Errani
Errani

5. Sara Errani

Why she will win: No hornswoggling here. Little Sara Errani has spunk, but good luck trying to figure out how she is going to compete with much bigger and harder-hitting players on a fast indoor court. Let's just say this: Obviously, Errani has overcome her stature to make a sweet little living in the upper crust of the tennis world. She had a stellar run throughout the clay-court season, reaching the semis at Madrid, Rome and the French Open but has done virtually nothing since. But look, things happen. In 1982, little known Sylvia Hanika stunned Martina Navratilova (who was 90-3 that year) in the year-end championships, so there's always hope.

Why she won't: Let's just get to it, shall we? We could delineate Errani's tournament-by-tournament results, but the bottom line is this: She hasn't done squat since reaching the French Open semis. She reached the final of one lowly event in Palermo, Italy, in early July but hasn't reached a single semifinal since. Her blunders include losses to Roberta Vinci, Ekaterina Makarova, Flavia Pennetta and Svetlana Kuznetsova, who are all good players, but certainly not elite. It goes without saying that Errani is probably the best choice out of the eight players to go 0-3 in the round-robin.

Kvitova
Kvitova

6. Petra Kvitova

Why she will win: Without question, Kvitova is the biggest enigma in the field. She has the game to beat anyone, even Serena. Two years ago, Kvitova played immaculate tennis down the stretch of the season en route to winning the year-enders. It was the kind of performance, coupled with her Fed Cup championship, that had the tennis community abuzz. The WTA Tour had been in a long state of anarchy. Wozniacki was the top player in the world, yet she wasn't winning anything meaningful. For a few years, no one seemed determined to grab the ball bull by the horns and lead the charge. And then came Kvitova. But she was never comfortable with her newfound exalted status, failing to win another tournament until August 2012. Make no mistake, this tournament is perfectly suited to Kvitova's big lefty serve and penetrating groundstrokes. And with the spotlight a little dimmer at the year-enders, and the expectations lower, she just might show us that 2011 was no fluke.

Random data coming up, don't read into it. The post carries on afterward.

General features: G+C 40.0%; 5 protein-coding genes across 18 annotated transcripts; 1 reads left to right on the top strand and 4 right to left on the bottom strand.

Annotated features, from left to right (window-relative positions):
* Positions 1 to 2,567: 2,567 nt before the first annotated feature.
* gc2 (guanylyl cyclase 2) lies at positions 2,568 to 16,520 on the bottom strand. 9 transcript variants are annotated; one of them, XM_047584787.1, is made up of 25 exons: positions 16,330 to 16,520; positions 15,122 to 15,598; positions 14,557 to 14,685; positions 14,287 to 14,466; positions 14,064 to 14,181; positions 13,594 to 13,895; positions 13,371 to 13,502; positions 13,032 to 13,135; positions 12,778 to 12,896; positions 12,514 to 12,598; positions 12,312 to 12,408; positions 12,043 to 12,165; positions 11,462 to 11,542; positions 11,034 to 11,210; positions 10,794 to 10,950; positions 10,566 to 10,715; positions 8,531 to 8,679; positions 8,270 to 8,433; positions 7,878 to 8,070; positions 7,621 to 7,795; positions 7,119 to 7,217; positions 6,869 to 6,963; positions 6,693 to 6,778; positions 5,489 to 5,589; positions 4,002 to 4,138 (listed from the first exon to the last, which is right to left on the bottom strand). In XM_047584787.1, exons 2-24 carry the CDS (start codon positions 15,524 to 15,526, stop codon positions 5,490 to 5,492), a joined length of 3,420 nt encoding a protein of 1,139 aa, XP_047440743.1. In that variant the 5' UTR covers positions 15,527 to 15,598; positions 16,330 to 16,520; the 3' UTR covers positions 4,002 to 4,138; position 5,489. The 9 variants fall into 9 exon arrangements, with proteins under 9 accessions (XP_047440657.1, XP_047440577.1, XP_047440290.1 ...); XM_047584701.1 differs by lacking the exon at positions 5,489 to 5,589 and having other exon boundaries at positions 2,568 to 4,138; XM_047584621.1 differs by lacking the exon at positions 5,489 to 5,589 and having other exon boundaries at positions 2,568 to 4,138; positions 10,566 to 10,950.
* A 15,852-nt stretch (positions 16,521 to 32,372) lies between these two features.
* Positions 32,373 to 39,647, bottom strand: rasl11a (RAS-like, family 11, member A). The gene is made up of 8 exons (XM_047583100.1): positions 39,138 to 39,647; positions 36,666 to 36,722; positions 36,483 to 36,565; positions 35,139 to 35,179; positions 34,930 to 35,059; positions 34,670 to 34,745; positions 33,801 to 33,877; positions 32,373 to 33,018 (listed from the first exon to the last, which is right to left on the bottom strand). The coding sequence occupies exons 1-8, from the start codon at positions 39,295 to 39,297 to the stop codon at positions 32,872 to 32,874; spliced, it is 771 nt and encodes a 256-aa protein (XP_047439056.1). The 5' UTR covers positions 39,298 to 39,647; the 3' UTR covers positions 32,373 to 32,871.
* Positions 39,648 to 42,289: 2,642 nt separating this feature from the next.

Why she won't: Or she might not. Granted, Kvitova has been playing well this fall, with a title in Tokyo and a semifinal appearance the following week in Beijing, but she can play loose tennis. She takes big hacks at the ball and when she's not in a rhythm, her game can go awry. She is perhaps the streakiest of all players in Istanbul. Even in the final of the Japan Open, Kvitova dropped a goose egg in the second set against Angelique Kerber before winning the third. For Kvitova, it's just a matter of what side of the streak she is on.

Jankovic
Jankovic

7. Jelena Jankovic

Why she will win: Which is harder to believe? The fact that last season Jankovic finished the season outside the top 20 for the first time since 2005, or that she is actually a top-eight player again? Jankovic went two full seasons without a solitary title (2011-2012) and has only one this season. To show you how far Jankovic has come, she admitted during the China Open (where she made the final) that she didn't think making the WTA Championships was a realistic goal. But, as she said, "I worked very hard and I really gave the best on my training sessions and in my matches just to get my confidence back and that belief that I can be the top player again and do well again." There's no question Jankovic isn't one of the favorites in Istanbul, but she has momentum coming off a run in the aforementioned China Open final.

Why she won't: Aside from Errani, Jankovic is probably the weakest hitter in the field. But her biggest problem might be her penchant for histrionics, a practice that can get under her opponents' skin, but even more so, it's something that distracts her as well. Twice this season, Jankovic and Serena Williams have had some tense, terse moments. At the Family Circle Cup, they had a brief spat on the court -- and then Williams won 12 of the next 14 games. In China, Jankovic called a confounding medical timeout (with Williams ailing, by the way) and never recovered. There is no player on tour who can pair her pure athleticism and ballstriking skills with such momentum-stopping outbursts quite like Jankovic.

Kerber
Kerber

8. Angelique Kerber

Why she will win: Truthfully, it hasn't be a great year for Kerber, but she has one thing going for her heading into the year-enders: momentum. She is coming off a title in Linz, Austria, her only championship of the season. As a matter of fact, since the US Open, Kerber has been a finalist, quarterfinalist and winner. If you've studied closely, that's three finals for Kerber -- with two in the past month. Kerber, historically, plays better on hard courts and she can produce good power. Despite being the last player in, she is definitely a player capable of pulling off upsets.

Why she won't: It's how you finish, right? In most circles, yes, but in the world of tennis, not so much. Kerber, who has been earmarked as one of the potential stars on tour, lost in the fourth round in Melbourne, Paris and Flushing, and in Wimbledon, she flamed out against Kaia Kanepi in the second round. Not a grand showing by any stretch for a player with her raw talent. And last year, in her one appearance at the year-end championships, Kerber was swept away in all three round-robin matches.